THE BLOG
10/03/2013 12:29 pm ET Updated Dec 03, 2013

Beyond the Buzz: How Entrepreneurs Can Cash in on Their Reputation

In today's innovation-based economy, there is no shortage of timely and heated debates among business executives, entrepreneurs, venture capitalists, and academics about how to define and build the "future-proof" business model. The new wave of lean startups and the increasing popularity of customer-funded ventures are clear indicators that companies with serious aspirations for fast growth are undergoing transformational changes.

Even at a time when the startup culture of Silicon Valley is defying and redefining the fundamentals of business every day, the value of building and maintaining reputational influence remains undeniable. Often articulated as the sum of positive recognition, social capital, and industry credibility, influence is a core component of a company's business boon. More often than not, reputational influence shapes stakeholders and investors' perception of a business' longevity, sustainability, and growth potential.

While entrepreneurs are bombarded with a barrage of tips, best practices, and recommended strategies on how to direct their reputation management and develop potent social clouts, marketing consultants offer very little actionable insight on the best way to activate that cache of influence and turn it into value currency.

Without a doubt, there is no 'one-size-fits-all' approach that can universally translate reputational and social capital into business gains but there are individual and organizational practices that can help pave the way.

The Relationship-building Support System

While creating touch points and conversations with target audiences is critical for long-term reputational success, entrepreneurs often miss the opportunity to transform virtual experiences into real world business relationships. In most cases, these missed opportunities can be easily avoided by integrating individual social engagement and visibility-building efforts into the business' broader marketing programs. From updating databases with social media contacts to archiving web traffic reports, establishing relationship management processes, check points, and iterations could mean the difference between an inconsequential online discussion and a viable business lead.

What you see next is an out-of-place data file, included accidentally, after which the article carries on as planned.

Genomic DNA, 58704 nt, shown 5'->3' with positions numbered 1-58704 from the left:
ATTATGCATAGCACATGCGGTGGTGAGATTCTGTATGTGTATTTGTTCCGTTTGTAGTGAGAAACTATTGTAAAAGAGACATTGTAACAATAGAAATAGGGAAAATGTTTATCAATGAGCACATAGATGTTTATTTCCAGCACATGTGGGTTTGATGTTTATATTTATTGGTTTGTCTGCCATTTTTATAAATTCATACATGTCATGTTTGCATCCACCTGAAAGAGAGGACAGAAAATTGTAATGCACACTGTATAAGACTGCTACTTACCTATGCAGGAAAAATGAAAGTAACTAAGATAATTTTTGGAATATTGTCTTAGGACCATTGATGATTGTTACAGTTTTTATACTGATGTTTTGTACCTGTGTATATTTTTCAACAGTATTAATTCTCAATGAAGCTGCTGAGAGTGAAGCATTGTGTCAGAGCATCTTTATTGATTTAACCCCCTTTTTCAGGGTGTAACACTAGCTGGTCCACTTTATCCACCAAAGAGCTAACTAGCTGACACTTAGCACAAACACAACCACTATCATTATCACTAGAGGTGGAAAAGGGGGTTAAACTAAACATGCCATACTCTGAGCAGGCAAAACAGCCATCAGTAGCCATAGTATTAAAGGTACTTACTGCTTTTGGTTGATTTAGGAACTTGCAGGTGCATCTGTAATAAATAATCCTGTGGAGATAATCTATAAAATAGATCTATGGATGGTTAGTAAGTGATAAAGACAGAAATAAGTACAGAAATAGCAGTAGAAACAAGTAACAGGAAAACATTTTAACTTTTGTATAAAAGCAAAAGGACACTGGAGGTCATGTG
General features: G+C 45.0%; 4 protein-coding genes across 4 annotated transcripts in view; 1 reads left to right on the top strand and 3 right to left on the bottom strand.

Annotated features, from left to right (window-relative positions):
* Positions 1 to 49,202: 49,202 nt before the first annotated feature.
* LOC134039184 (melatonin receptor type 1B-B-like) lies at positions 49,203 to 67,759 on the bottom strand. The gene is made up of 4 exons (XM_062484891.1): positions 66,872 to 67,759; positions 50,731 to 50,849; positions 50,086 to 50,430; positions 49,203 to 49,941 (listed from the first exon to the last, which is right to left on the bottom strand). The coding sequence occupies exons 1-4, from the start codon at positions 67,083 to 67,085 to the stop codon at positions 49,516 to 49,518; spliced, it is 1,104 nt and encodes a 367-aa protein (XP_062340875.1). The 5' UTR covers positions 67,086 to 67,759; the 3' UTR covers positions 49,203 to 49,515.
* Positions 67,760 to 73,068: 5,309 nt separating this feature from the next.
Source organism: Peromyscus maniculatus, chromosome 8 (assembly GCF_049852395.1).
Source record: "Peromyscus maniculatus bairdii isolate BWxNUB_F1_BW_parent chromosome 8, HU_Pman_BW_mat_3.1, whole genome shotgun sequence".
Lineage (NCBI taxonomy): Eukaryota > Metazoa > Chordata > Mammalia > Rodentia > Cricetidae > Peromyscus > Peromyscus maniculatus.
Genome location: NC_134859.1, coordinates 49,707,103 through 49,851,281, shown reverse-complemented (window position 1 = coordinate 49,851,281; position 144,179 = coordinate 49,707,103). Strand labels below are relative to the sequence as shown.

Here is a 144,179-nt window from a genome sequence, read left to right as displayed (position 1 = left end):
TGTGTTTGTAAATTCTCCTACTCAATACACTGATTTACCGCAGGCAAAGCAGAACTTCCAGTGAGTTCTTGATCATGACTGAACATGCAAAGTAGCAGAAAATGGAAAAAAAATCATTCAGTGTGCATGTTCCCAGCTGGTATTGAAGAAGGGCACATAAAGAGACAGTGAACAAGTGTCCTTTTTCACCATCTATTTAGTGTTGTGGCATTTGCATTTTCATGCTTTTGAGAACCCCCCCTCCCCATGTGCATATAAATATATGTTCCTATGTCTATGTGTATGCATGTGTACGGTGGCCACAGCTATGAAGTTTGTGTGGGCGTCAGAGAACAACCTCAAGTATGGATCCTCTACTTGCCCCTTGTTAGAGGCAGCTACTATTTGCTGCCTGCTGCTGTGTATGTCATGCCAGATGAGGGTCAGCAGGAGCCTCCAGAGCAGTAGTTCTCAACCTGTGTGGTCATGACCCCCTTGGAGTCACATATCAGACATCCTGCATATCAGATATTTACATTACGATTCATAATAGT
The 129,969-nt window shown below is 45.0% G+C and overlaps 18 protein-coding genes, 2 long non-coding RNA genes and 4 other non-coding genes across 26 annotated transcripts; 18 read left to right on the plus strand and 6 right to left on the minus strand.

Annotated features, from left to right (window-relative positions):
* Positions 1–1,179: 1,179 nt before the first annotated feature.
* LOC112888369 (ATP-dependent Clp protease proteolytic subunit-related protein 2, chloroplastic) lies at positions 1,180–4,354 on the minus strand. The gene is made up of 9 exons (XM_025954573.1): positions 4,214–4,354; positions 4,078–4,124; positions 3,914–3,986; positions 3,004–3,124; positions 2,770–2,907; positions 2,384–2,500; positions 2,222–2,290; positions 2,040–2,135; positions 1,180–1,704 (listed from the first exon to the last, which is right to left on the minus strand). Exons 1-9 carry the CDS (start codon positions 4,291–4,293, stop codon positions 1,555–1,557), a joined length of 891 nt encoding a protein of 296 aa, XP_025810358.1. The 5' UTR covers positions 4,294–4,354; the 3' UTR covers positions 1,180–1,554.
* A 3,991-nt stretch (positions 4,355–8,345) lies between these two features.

Twitter chats and LinkedIn Q&As should never end online but be funneled into the company's ongoing CRM and response management processes. By the same token, routine PR and lead gen activities such as newsletter distribution, press announcements, and product updates should be leveraged for targeted executive relationship-building.

The Value of Online Listening

Most entrepreneurs are trailblazers at heart but in an increasingly interconnected economy companies that don't actively listen to their stakeholders often miss opportunities to increase their relevance and brand allegiance.

Market research is an invaluable asset for formulating or refining promising products and services, especially for businesses that are in the stage of forming revenue streams. However, startup owners are often mandated by market conditions to do more with less and traditional market research can be cost-prohibitive. As a result, founders and product developers serve as the main brokers between their company's offerings and its target publics. As such, they need to creatively use their reputational influence to "crowdsource" market intelligence to glean relevant trends and dwarf non-essential market research spending.

Social listening can only be successful as a substitute for traditional focus groups and audience testing if it's approached with a similar degree of methodical and standardized data collection and analysis. From a tactical perspective, startups can accomplish a systematic discovery of perceptions, inflection points, and industry tendencies with a small investment in online analytics tools and a big investment in organizational discipline. For example, setting up a monthly staff meeting to share insights from crowdsourcing and online interactions can be a potent propeller of well-informed and effective marketing and product development planning.

Regardless of a company's size, amplifying a consistent voice and harnessing the power of relationship-building for tangible business benefits is never a small feat. It is especially difficult for entrepreneurs who often need to juggle multiple priorities and business functions. Looking beyond online chatter and over-the-top marketing stunts, activating reputational influence is often rooted in less lustrous building blocks. Good organizational governance and disciplined integration of executive relationship-building into company-wide marketing and CRM can make individual reputational influence bigger than the sum of its parts.

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